Each of the following reactions is allowed to reach equilibrium in a sealed container. For which of the reactions could you shift the equilibrium to the right by decreasing the pressure?

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Each of the following reactions is allowed to reach equilibrium in a sealed container. For which of the reactions could you shift the equilibrium to the right by decreasing the pressure?

Chemistry
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These are the general cases you can have, when you increase pressure the equilibrium will shift according to minimize the amount of gases molecules present. The stoichiometric coefficients are what's important. \(\huge A_{(g)}\rightleftharpoons \color{red}2 B_{(g)}\) shift left \(\huge \color{red}2 A_{(g)}\rightleftharpoons B_{(g)}\) shift right \(\huge A_{(g)}\rightleftharpoons B_{(g)}\)no change
@aaronq ok so this is so confusing for me. I'm horrible at chemistry. I'm sorry 🙈

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@aaronq explained it perfectly, but I think you might get confused by those equations by seeing it like that for the first time @gemini_babe18
Try to follow along with this analogy Imagine an elevator ; where you have 15 people crammed into it. Imagine that this is your chemical reaction: let's say in the elevator in the figure below: There are 15 people: Let's say (inside our elevator is the products) and outside the elevator with the say 2 people are the reactants. the number of people = number of moles. So inside the elevator we have 15 moles/ products ; outside we have 2 moles reactants. If this were a chemical reaction it would be a case where we have 15 moles of products and 2 moles of reactants. now let's say you increase the pressure; by cramming more people into the elevator? what do you think would happen? what would you do in a crammed elevator? would you want to get off as soon as possible? well these people, you Including myself would feel very uncomfortable in the elevator and we would want to get off as soon as possible to where there aren't as many people. |dw:1440968962196:dw| |dw:1440969444115:dw| So the same thing in a chemical reaction; if you increase the pressure it's going to favor the side with the fewer number of moles (If I remember this correctly). for the equation let's say from aaronq's example we have |dw:1440969646164:dw| Before we determine what side will be favored we have to see which side has more moles. in this case it's the products, so when we increase the pressure, the side with the less moles is going to be favored and that's A. reactants. Let's say if we had the following |dw:1440969816144:dw|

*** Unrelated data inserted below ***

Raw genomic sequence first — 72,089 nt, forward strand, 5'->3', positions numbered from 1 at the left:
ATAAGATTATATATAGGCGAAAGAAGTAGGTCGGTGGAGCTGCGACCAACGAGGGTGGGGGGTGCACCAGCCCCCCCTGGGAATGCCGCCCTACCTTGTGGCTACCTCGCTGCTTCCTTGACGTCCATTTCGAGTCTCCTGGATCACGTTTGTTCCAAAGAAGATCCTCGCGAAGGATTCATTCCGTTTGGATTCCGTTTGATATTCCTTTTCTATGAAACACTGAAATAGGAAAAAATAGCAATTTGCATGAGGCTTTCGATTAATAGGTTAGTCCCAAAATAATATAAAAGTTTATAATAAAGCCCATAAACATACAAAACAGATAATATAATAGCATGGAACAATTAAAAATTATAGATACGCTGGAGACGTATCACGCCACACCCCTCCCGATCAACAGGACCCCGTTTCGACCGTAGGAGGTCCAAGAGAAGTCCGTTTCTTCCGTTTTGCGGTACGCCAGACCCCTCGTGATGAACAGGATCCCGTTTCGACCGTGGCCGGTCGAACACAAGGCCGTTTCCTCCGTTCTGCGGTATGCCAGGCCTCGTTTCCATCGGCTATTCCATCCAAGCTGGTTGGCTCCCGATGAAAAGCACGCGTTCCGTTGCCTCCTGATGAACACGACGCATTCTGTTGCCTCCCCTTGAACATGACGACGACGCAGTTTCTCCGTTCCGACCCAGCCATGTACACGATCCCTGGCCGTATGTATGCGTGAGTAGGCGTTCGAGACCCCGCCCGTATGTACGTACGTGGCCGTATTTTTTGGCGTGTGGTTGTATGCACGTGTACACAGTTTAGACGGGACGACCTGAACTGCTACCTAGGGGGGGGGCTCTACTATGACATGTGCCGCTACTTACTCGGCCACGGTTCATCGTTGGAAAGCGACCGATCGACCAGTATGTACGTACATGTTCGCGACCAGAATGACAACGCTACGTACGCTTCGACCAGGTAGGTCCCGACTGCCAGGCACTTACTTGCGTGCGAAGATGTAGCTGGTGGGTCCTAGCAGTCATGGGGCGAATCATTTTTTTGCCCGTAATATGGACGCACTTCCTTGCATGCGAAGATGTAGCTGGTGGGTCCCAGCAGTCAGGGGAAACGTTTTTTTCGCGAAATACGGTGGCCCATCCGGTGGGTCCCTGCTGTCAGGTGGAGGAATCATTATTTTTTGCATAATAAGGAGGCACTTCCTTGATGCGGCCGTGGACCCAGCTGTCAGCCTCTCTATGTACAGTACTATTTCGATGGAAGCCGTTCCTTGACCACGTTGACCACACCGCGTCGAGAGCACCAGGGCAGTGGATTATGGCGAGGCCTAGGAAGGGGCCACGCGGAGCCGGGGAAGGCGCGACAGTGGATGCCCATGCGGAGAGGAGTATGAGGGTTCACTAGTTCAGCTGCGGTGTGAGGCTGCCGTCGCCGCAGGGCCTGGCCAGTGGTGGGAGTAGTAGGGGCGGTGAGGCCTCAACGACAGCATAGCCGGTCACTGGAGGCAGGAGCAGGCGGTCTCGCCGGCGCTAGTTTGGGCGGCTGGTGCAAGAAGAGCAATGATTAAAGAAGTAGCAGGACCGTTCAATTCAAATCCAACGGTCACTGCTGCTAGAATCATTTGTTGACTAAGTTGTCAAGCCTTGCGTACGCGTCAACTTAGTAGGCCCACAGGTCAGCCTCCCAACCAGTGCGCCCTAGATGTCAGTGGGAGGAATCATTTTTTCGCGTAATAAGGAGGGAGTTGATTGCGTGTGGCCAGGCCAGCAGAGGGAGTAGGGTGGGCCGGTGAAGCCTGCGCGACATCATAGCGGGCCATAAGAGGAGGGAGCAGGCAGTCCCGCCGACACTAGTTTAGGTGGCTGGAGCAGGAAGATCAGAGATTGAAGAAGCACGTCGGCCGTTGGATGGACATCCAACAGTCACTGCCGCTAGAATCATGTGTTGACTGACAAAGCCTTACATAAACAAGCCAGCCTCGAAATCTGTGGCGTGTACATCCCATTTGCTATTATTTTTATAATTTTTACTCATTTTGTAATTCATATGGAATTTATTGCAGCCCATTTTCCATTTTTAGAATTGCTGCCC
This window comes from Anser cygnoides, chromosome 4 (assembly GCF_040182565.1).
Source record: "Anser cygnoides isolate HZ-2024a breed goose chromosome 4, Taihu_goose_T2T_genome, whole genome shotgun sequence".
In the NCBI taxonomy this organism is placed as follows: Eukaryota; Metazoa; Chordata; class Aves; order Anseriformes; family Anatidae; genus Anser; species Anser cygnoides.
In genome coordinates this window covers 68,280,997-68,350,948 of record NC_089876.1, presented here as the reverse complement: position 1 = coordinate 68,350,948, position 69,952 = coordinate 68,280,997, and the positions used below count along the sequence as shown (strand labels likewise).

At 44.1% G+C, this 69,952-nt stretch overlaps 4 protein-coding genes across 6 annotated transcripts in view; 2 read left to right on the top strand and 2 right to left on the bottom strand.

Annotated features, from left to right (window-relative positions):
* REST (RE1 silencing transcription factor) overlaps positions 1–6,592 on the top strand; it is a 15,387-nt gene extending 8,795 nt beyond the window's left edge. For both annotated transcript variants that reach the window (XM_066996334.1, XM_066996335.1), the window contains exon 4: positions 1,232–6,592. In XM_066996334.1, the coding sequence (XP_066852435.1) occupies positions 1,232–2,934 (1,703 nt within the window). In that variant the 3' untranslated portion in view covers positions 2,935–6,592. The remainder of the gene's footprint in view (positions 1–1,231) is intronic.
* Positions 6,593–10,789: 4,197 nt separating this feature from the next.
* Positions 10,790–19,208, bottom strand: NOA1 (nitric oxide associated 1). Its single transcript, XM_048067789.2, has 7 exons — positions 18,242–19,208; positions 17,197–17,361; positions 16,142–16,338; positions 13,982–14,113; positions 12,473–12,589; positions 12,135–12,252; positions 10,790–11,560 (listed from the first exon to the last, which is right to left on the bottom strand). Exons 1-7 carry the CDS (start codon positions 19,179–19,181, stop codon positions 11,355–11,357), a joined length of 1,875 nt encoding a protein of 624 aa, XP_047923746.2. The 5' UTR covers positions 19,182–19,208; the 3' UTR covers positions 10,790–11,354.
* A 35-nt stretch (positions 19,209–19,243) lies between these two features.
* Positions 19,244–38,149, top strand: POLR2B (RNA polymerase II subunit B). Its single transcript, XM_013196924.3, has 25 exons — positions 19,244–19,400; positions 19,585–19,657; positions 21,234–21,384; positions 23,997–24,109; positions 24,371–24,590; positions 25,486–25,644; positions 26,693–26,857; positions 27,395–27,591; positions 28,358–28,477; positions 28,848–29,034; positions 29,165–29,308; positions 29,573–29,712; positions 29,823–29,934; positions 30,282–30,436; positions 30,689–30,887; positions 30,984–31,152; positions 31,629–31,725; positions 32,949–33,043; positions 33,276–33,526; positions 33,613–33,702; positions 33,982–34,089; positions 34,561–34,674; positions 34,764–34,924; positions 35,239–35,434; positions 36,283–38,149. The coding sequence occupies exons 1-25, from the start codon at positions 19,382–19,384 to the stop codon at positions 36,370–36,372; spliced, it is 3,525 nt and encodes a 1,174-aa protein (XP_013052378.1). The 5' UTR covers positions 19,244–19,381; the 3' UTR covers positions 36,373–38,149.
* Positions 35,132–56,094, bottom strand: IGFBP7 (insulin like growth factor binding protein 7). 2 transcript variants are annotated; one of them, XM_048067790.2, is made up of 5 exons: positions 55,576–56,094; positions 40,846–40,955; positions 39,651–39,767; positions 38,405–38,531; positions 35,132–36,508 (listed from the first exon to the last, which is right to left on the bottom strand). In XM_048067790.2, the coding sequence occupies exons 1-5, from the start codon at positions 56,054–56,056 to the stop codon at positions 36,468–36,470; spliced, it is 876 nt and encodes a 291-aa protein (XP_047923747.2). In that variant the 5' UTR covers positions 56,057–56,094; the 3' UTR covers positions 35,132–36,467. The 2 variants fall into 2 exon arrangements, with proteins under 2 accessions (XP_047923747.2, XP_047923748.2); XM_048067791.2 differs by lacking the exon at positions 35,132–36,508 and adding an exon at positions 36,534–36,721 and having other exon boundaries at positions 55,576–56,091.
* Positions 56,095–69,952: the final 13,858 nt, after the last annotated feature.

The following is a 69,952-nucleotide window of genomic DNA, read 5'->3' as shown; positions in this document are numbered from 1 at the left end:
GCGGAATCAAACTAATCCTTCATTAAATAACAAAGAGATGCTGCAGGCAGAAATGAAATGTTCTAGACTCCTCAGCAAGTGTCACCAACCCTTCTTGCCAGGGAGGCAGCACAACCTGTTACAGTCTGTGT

Ohh ok I see! Thank you guys both! :) @aaronq @photon336

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